‘Ophelia’ is Not ‘Hamlet’, and That’s to the Character’s Detriment


As Hollywood Reporter reported earlier this week, there’s a film adaptation in the works of Ophelia, Lisa Klein’s YA Hamlet novelization of the same name. As opposed to the play itself, which the Reporter assumes is exceedingly dour (noting that “more characters die in it than in a season’s worth of Game of Thrones”), we’re assured that the film “takes a different road, landmarked with a secret wedding, characters who survive and a semi-happy ending.” The idea of an alternative interpretation of Hamlet from the male-dominated play’s ostensibly victimized, put-upon female lead is certainly an intriguing one, but this adaptation appears to misinterpret everything that made Ophelia such a fascinating character in the first place.

Hamlet is an intensely metatextual work, likely the most self-aware work ever composed in any medium; it knows itself as a play to the same degree that we know ourselves as humans. Each character is aware of their diegetic role, and most of the action and conflict can be read as related to that awareness. Characters fight for each other’s roles as the principal of the play much as they struggle for political power. Every action represents not its real-life counterpart but its theatrical being: the signifier is its own referent. Death, in this case, much more than the end of a character, is a dramatic gesture: for Hamlet and Ophelia, the more death-obsessed characters, it is the ultimate gesture and a means of agency.

Controlling one’s own death is controlling one’s own place in the text, how one becomes codified as a character; especially in Shakespeare, we largely remember characters far more for how they depart than for how they enter. Hamlet himself dies twice at the end of the play, first being stabbed and then poisoning himself. His dual death indicates the fulfillment of his death obsession, granting him a degree of agency: he’s accomplished what he set out to do. Ophelia, like all of Hamlet’s characters, is text, and knows that she is text, and, in Hamlet, text doesn’t die. The play is designed to repeat endlessly, ending with a command to “bid the soldiers shoot” and opening with two soldiers standing watch. No one dies in the bodily sense; “death” is a theme and a collection of signifiers that many characters aspire to, knowing that, if anything, it makes their presence in the text more permanent. It’s an opportunity for agency, and Ophelia exploits her death for more agency than is granted almost any other character.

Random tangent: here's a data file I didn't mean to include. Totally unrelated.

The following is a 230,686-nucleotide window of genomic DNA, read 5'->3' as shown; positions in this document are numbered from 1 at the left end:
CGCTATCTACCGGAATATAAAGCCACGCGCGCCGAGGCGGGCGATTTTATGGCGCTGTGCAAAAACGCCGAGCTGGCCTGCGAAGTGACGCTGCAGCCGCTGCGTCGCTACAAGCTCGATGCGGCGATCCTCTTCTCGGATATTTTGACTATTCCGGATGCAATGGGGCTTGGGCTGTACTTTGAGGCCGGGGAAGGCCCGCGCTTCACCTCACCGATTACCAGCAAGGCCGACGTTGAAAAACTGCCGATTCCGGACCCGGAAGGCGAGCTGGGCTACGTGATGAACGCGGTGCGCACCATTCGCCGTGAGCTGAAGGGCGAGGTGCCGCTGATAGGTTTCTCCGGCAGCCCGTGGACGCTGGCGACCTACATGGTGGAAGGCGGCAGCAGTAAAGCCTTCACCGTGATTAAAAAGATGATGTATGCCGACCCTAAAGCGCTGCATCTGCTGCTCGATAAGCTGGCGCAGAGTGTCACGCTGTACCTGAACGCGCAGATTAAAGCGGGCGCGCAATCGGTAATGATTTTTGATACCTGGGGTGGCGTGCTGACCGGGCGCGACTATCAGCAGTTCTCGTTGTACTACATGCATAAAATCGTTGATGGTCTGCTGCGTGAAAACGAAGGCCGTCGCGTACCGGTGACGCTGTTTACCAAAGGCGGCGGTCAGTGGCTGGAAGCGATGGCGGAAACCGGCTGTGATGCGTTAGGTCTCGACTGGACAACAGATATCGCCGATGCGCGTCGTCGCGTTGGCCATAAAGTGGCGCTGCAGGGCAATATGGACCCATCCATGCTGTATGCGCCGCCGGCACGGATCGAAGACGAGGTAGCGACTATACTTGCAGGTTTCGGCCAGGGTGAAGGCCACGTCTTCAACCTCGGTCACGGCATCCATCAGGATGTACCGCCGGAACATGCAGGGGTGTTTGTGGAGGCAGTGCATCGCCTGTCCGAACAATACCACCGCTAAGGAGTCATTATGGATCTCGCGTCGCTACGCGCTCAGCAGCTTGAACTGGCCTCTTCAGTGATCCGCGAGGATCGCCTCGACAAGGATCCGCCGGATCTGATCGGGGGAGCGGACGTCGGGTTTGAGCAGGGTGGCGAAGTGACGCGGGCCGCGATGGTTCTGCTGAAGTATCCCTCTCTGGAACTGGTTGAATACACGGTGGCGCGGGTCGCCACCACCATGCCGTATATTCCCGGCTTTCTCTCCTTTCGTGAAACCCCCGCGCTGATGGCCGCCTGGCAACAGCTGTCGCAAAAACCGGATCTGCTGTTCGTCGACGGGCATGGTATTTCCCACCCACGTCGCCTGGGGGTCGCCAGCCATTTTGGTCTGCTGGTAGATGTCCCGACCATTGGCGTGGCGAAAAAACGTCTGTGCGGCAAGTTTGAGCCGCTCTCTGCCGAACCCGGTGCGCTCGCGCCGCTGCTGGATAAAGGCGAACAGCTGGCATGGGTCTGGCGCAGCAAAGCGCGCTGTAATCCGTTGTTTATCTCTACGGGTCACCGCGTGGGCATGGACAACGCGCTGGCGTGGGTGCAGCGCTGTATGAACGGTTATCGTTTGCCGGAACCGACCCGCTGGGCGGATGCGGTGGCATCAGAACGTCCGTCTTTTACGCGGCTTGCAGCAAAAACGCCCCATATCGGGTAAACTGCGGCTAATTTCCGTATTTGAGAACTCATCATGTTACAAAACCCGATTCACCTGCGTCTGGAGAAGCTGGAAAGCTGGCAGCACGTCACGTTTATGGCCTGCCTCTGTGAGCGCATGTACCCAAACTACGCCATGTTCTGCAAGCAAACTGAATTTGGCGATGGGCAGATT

Ophelia, like all of Hamlet’s characters, is text, and knows that she is text, and, in Hamlet, text doesn’t die.

Ophelia is a radical character, a self-aware prisoner of societal norms and ingrained misogyny who eventually dedicates her textual existence to embodying and grotesquing the effects of that ever-present misogyny. She can roughly be understood as a victim of the virgin-whore dynamic; Hamlet’s insult to her, “get thee to a nunnery,” is most famous for its double entendre of “nunnery” as “whorehouse,” but the dual meanings of the word perfectly embody the source of her anxiety: whatever her actions, she’ll be condemned to one side of the equation.

In her final appearance in the play before her death scene, Ophelia sings songs that are tonally and structurally similar to nursery rhymes, but juxtapose childish and death-like imagery in increasingly disturbing ways. Her songs start out innocent enough (“How should I your true love know?”) but quickly descend into deathly imagery (“He is dead and gone, lady.”) She takes a detour back to romantic imagery (“I a made at your window, to be your valentine”) before assuming the fiery tone of a woman scorned (“Alack, and fie for shame!”) Her death scene famously involves her distributing flowers to all present, assigning each one a meaning — and in doing so, performing her own act of textual interpretation and signification. As some critics have pointed out (and, indeed, as Klein’s novel incorporates), the flowers that she distributes had their own meanings — columbines, for instance, are associated with marital infidelity. Laertes even comments on the effectiveness of her performance, calling it “a document in madness” and noting that “thought and affliction, passion, hell itself, she turns to favor and to prettiness.” In her performance, “prettiness” and idealized femininity become agents of madness.

Today, we’d better understand what Ophelia does as performance art. She foregrounds performativity and implicates her audience directly and confrontationally. She exaggerates traditionally feminine and virginal signifiers until they become grotesque and threatening, conflating traditional feminine loveliness and deathly madness. She harnesses the power of those signifiers for her own means — much as, for example, Yoko Ono’s “Cut Piece” involved her taking the misogynistic ideal of feminine passivity to an extreme and disturbing degree. Ophelia shows that the logical conclusion of feminine loveliness and passivity is the violent destruction of the woman, regressing to a childlike state and, finally, to death. She exploits the appearance of madness to gain a larger presence in the text much as Hamlet does, challenging his spot as the dominant figure of the play.

In Klein’s novel, however, the performance is a ploy, with Ophelia faking her own death so as to slip away in private. Changing the intent from a grand, confrontational statement about misogyny and societal expectations of women to a simple plan for escape minimizes the power of the original. Ophelia’s aims are much smaller here.